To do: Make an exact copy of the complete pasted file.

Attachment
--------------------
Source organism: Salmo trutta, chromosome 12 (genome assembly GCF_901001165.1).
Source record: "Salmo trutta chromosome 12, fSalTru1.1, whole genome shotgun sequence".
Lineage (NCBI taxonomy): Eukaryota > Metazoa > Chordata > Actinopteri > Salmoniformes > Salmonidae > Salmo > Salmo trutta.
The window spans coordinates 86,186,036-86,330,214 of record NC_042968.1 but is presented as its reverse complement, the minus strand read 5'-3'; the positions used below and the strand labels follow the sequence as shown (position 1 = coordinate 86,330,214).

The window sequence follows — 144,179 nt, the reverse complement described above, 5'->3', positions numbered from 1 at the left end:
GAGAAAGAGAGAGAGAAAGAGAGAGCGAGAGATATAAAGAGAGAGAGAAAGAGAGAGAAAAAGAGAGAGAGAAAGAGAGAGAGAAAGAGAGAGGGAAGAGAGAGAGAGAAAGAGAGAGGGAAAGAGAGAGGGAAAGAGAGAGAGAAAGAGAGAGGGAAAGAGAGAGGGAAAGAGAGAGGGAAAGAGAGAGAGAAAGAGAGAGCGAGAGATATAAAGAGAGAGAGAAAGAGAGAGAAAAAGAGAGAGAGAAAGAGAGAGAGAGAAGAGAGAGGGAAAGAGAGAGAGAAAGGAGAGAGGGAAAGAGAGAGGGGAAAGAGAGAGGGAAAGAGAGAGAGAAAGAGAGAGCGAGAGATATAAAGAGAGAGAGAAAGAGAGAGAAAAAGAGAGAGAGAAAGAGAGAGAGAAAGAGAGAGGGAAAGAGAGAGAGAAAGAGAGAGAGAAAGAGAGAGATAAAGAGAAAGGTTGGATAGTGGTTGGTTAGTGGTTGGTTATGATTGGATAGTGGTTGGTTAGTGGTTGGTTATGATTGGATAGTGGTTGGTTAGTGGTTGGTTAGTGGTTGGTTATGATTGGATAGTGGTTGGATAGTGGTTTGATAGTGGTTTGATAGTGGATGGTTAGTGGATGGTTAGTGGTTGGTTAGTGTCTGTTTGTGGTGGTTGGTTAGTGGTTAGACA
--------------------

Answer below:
Source organism: Salmo trutta, chromosome 12 (genome assembly GCF_901001165.1).
Source record: "Salmo trutta chromosome 12, fSalTru1.1, whole genome shotgun sequence".
Lineage (NCBI taxonomy): Eukaryota > Metazoa > Chordata > Actinopteri > Salmoniformes > Salmonidae > Salmo > Salmo trutta.
The window spans coordinates 86,186,036-86,330,214 of record NC_042968.1 but is presented as its reverse complement, the minus strand read 5'-3'; the positions used below and the strand labels follow the sequence as shown (position 1 = coordinate 86,330,214).

The window sequence follows — 144,179 nt, the reverse complement described above, 5'->3', positions numbered from 1 at the left end:
GAGAAAGAGAGAGAGAAAGAGAGAGCGAGAGATATAAAGAGAGAGAGAAAGAGAGAGAAAAAGAGAGAGAGAAAGAGAGAGAGAAAGAGAGAGGGAAGAGAGAGAGAGAAAGAGAGAGGGAAAGAGAGAGGGAAAGAGAGAGAGAAAGAGAGAGGGAAAGAGAGAGGGAAAGAGAGAGGGAAAGAGAGAGAGAAAGAGAGAGCGAGAGATATAAAGAGAGAGAGAAAGAGAGAGAAAAAGAGAGAGAGAAAGAGAGAGAGAGAAGAGAGAGGGAAAGAGAGAGAGAAAGGAGAGAGGGAAAGAGAGAGGGGAAAGAGAGAGGGAAAGAGAGAGAGAAAGAGAGAGCGAGAGATATAAAGAGAGAGAGAAAGAGAGAGAAAAAGAGAGAGAGAAAGAGAGAGAGAAAGAGAGAGGGAAAGAGAGAGAGAAAGAGAGAGAGAAAGAGAGAGATAAAGAGAAAGGTTGGATAGTGGTTGGTTAGTGGTTGGTTATGATTGGATAGTGGTTGGTTAGTGGTTGGTTATGATTGGATAGTGGTTGGTTAGTGGTTGGTTAGTGGTTGGTTATGATTGGATAGTGGTTGGATAGTGGTTTGATAGTGGTTTGATAGTGGATGGTTAGTGGATGGTTAGTGGTTGGTTAGTGTCTGTTTGTGGTGGTTGGTTAGTGGTTAGACA